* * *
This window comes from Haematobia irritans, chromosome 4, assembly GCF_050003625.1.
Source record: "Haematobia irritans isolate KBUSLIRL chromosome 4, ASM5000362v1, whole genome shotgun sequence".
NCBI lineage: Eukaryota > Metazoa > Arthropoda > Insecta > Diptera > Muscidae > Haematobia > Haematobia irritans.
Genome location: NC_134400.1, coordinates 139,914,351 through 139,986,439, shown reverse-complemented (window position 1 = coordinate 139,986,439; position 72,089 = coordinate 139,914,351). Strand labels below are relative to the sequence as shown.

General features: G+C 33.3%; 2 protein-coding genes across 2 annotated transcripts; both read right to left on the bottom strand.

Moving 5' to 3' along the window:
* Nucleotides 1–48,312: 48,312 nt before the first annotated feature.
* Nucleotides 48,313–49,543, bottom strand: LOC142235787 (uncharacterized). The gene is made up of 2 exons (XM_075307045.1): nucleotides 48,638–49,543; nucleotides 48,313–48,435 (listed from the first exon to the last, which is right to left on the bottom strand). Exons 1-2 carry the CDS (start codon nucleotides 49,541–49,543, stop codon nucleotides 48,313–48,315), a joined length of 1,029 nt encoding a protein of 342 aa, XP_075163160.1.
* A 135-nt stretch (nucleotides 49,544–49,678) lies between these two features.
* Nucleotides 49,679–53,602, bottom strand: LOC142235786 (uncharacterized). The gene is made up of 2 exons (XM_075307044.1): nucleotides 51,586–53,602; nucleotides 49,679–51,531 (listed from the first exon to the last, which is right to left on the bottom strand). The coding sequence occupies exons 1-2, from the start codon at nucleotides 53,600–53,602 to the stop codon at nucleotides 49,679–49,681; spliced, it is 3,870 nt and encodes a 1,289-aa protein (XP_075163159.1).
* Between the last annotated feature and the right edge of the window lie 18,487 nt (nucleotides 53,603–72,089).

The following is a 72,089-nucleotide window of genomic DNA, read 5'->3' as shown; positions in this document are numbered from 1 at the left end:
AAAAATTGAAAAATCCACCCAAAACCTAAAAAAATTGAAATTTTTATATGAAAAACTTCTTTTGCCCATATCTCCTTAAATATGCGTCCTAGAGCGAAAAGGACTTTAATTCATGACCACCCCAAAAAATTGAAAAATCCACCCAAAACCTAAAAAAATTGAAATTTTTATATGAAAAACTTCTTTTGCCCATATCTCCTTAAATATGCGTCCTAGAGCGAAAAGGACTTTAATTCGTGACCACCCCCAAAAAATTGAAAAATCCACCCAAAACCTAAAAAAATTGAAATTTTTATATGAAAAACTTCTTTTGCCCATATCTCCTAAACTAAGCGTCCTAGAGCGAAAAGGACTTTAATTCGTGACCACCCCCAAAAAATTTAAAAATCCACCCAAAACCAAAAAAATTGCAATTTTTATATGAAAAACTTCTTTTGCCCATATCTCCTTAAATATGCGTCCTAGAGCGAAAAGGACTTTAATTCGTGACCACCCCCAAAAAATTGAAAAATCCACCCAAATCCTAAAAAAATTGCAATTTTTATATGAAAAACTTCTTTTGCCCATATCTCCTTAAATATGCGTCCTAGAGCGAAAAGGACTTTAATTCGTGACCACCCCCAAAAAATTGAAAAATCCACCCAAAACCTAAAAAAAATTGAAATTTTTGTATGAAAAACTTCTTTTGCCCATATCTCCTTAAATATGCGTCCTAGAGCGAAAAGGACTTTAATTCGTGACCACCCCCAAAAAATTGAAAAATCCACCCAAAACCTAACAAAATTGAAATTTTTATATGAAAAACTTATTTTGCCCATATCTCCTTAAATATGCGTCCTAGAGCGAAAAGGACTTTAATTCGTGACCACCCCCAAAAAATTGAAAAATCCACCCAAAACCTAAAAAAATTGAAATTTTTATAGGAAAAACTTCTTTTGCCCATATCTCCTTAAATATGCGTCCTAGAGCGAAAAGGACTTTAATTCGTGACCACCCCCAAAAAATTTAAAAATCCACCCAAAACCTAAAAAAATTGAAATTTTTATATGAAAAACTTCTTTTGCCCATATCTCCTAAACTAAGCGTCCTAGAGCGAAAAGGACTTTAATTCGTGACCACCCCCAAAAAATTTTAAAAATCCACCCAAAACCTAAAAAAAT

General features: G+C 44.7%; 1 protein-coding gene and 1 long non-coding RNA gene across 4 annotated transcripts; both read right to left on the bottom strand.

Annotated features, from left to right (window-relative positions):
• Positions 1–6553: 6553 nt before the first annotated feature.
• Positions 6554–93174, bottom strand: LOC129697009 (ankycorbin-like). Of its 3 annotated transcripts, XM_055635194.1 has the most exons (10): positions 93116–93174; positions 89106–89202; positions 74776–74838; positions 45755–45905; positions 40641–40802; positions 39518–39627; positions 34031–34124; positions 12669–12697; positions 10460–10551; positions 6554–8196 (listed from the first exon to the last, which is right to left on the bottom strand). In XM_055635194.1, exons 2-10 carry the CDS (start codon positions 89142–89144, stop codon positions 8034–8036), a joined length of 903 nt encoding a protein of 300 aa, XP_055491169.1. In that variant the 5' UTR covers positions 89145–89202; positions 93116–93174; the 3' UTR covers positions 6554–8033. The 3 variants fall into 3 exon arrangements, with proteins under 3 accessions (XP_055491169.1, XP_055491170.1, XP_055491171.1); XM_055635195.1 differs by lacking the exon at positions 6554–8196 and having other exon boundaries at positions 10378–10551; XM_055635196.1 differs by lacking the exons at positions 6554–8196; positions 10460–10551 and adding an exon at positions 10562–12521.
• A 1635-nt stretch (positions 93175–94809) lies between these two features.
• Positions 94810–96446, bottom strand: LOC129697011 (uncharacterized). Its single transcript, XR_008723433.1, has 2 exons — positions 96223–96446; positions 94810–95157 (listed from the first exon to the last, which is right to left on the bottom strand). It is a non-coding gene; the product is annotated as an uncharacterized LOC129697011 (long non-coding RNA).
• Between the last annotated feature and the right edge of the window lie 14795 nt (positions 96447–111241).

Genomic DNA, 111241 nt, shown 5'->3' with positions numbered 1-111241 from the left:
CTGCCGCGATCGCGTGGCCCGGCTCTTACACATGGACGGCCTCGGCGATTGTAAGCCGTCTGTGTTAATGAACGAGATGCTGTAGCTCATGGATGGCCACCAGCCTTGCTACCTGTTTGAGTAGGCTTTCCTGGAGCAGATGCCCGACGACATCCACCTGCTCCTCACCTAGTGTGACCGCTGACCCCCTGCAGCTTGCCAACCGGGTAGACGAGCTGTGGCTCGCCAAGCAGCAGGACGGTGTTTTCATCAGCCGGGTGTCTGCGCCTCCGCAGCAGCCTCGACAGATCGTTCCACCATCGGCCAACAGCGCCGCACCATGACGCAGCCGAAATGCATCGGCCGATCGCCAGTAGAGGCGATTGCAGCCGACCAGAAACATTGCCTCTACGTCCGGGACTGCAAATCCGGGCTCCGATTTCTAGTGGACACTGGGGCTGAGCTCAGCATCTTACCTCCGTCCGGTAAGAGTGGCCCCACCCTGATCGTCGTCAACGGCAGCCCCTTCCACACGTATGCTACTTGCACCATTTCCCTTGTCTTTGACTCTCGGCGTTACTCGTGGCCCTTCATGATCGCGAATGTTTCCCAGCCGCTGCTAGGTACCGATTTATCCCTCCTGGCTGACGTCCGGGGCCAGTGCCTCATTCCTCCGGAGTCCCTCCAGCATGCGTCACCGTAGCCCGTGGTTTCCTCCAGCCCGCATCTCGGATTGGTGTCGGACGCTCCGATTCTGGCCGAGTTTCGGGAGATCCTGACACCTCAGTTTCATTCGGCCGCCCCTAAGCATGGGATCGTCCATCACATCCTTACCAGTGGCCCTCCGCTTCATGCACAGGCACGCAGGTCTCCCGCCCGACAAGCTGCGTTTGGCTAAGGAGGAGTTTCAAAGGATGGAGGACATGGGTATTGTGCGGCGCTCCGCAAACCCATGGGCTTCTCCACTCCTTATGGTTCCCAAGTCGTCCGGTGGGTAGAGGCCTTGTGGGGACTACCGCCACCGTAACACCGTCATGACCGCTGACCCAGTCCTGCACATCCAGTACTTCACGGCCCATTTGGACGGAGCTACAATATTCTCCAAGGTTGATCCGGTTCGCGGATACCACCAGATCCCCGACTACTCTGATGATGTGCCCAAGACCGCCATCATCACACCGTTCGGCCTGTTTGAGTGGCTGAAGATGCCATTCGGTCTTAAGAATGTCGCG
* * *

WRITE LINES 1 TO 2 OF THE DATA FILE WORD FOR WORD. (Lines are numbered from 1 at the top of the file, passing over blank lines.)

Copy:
This window comes from Haematobia irritans, chromosome 4, assembly GCF_050003625.1.
Source record: "Haematobia irritans isolate KBUSLIRL chromosome 4, ASM5000362v1, whole genome shotgun sequence".